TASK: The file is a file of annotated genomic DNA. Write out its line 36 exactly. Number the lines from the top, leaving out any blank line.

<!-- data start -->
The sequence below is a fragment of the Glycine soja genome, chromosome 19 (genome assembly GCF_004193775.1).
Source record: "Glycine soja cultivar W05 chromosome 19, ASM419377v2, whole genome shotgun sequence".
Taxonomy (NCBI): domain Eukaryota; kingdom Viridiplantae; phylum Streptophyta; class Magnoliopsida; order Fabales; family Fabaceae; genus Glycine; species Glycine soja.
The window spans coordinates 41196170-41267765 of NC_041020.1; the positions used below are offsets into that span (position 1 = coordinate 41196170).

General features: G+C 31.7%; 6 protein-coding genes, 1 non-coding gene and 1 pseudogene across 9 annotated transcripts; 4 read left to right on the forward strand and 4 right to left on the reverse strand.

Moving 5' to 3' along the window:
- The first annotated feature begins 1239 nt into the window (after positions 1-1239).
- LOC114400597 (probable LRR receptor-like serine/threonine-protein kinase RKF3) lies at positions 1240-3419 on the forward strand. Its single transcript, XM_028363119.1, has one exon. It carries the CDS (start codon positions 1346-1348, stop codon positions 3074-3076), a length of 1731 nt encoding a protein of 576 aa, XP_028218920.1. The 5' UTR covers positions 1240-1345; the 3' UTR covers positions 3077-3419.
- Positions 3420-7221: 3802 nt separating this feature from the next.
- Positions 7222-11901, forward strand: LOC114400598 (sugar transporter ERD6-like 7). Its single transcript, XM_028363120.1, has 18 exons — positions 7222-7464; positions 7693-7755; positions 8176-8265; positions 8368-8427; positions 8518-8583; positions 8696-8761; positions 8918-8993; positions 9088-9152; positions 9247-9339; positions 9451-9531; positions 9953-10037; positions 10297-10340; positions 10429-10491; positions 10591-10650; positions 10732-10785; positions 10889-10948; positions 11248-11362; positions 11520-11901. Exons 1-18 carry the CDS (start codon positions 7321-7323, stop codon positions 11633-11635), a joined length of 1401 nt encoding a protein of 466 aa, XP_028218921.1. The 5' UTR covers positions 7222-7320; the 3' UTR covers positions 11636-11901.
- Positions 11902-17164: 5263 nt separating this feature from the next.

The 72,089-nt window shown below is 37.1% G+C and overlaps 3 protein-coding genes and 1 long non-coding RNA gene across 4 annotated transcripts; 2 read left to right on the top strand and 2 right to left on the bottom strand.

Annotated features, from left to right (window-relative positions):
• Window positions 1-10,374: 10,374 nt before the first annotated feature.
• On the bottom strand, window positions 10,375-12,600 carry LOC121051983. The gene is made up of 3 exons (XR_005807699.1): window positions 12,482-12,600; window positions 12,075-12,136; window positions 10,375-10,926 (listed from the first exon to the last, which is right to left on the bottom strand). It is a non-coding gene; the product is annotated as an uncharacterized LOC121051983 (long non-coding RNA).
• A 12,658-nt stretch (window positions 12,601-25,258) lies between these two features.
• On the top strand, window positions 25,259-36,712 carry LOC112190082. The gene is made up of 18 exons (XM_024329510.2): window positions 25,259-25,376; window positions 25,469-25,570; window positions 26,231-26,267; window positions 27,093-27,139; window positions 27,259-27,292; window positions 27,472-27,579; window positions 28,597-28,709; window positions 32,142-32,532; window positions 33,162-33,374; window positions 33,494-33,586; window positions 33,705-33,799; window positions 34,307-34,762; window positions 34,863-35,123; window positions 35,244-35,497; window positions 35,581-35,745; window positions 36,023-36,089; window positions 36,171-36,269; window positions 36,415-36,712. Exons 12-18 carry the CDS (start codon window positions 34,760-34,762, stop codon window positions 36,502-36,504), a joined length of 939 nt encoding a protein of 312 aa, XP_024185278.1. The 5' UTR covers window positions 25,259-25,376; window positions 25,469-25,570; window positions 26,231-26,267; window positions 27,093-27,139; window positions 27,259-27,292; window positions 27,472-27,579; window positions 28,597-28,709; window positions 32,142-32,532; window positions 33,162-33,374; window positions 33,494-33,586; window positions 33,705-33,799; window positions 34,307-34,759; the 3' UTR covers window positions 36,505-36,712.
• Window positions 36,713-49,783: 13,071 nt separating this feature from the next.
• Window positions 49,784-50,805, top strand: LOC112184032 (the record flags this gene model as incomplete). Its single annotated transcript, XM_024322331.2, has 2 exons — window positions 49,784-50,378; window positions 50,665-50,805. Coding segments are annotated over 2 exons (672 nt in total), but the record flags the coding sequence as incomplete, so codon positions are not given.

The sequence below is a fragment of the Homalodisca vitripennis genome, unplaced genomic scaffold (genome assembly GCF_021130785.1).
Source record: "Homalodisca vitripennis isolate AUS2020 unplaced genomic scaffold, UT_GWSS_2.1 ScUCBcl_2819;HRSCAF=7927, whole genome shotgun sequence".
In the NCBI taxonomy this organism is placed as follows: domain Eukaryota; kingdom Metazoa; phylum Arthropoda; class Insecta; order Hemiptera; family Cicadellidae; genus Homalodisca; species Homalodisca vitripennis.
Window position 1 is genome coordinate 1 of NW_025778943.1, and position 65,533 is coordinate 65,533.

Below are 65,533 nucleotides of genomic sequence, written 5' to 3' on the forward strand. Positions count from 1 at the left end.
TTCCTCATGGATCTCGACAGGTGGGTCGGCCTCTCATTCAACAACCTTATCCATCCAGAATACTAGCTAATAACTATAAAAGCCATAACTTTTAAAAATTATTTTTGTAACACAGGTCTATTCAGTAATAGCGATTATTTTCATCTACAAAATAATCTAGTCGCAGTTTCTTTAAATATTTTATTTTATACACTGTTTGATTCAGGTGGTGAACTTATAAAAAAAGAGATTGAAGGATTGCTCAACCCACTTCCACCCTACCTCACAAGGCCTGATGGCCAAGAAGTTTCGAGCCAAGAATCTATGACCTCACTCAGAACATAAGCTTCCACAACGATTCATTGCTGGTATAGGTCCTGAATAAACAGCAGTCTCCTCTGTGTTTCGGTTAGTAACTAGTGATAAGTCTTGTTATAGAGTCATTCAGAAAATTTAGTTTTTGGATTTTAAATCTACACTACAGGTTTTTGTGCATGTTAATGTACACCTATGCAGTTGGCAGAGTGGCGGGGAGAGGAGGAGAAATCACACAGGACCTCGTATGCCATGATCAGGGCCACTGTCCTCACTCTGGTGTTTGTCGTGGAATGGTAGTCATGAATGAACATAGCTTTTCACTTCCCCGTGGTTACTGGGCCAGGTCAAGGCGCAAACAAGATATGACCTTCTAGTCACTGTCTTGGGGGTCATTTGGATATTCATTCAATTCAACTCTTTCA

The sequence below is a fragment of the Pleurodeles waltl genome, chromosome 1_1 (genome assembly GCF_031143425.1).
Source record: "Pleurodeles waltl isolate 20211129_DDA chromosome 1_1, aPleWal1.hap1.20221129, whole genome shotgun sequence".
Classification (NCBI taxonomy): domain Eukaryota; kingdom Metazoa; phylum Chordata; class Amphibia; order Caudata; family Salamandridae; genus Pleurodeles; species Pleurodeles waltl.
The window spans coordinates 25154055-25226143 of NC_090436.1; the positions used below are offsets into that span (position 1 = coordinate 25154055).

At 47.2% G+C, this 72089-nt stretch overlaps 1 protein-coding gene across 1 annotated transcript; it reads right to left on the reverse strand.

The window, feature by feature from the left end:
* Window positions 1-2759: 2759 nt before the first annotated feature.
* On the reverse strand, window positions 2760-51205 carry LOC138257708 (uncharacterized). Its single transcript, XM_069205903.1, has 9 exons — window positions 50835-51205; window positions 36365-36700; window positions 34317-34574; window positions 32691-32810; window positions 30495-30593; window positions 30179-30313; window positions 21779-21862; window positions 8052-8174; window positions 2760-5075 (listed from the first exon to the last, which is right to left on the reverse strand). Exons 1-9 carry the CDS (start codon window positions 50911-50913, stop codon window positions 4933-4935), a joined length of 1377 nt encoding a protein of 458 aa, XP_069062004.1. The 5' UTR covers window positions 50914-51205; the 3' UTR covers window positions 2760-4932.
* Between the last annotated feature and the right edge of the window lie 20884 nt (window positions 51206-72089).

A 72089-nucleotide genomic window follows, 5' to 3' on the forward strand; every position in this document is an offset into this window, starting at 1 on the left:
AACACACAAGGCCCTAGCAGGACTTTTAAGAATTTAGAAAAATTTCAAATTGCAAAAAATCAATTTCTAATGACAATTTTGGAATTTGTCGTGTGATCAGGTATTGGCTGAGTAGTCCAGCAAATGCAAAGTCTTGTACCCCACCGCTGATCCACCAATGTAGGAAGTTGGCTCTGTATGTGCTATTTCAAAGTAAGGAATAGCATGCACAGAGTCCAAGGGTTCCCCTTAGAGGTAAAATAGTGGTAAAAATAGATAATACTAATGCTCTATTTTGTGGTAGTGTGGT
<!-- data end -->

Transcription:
AACACACAAGGCCCTAGCAGGACTTTTAAGAATTTAGAAAAATTTCAAATTGCAAAAAATCAATTTCTAATGACAATTTTGGAATTTGTCGTGTGATCAGGTATTGGCTGAGTAGTCCAGCAAATGCAAAGTCTTGTACCCCACCGCTGATCCACCAATGTAGGAAGTTGGCTCTGTATGTGCTATTTCAAAGTAAGGAATAGCATGCACAGAGTCCAAGGGTTCCCCTTAGAGGTAAAATAGTGGTAAAAATAGATAATACTAATGCTCTATTTTGTGGTAGTGTGGT